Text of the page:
Reports of novel developments in tumor vaccines that have appeared in the year ending May 1, 2002 are reviewed here. Antigenic moieties were revealed for tumors previously considered nonimmunogenic. The use of peptides spanning mutations detected exclusively in tumor tissue avoids the common concern for autoimmune responses. Carbohydrate biology is revealing novel antigenic moieties. The search for helper epitopes from tumor antigens has come into full swing. Humoral immunity is regaining terrain, particularly through the development of antiidiotypic antibodies. Major steps forward have been made in optimizing modes and routes of antigen delivery and in the use of immune adjuvants. In the clinic, phase I/II trials support the notion that tumor vaccines are safe. Because these trials are conducted in patients in whom tumor remission is not a realistic endpoint, patient responses were established by immune monitoring strategies to detect subtle changes in antitumor reactivity. Both clinical and laboratory data stress the vast potential of tumor vaccines for the treatment of cancer.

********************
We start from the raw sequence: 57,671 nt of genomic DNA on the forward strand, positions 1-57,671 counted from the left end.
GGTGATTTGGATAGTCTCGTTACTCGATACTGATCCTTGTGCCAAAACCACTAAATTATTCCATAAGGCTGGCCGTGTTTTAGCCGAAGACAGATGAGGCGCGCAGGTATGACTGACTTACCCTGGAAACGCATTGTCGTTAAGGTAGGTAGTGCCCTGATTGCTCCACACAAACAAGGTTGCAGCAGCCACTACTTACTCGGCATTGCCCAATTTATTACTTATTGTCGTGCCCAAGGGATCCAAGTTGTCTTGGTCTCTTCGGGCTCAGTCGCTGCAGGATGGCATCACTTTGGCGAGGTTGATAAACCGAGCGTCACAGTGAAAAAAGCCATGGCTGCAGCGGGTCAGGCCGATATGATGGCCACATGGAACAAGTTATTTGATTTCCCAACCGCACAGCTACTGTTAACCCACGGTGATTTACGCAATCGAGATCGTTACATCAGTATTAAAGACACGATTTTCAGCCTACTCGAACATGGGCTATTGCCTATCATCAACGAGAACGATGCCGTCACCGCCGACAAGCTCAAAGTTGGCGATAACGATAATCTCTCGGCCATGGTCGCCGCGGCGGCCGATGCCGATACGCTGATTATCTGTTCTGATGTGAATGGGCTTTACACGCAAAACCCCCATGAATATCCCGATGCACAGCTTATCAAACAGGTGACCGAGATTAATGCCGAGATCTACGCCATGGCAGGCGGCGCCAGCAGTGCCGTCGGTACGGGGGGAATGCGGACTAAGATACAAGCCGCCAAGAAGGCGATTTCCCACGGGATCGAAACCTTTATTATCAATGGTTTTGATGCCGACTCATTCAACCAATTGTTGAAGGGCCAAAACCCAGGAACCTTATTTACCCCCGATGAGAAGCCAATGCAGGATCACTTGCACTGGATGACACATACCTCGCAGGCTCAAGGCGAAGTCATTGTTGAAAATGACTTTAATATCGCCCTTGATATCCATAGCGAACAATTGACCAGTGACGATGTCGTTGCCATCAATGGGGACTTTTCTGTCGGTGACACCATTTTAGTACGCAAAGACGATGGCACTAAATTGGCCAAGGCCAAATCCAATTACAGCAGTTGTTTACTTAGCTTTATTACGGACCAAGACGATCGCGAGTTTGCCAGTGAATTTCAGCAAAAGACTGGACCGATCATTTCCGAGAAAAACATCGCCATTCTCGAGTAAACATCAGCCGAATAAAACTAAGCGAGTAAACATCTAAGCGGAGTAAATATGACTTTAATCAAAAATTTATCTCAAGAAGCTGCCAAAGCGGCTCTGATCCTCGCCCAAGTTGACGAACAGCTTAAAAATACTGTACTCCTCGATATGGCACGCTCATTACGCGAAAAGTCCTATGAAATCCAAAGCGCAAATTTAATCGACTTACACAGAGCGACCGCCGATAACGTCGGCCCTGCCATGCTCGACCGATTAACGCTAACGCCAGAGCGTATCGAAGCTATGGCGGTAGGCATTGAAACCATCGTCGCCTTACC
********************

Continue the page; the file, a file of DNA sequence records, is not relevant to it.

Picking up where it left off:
ASJC Scopus subject areas
- Cancer Research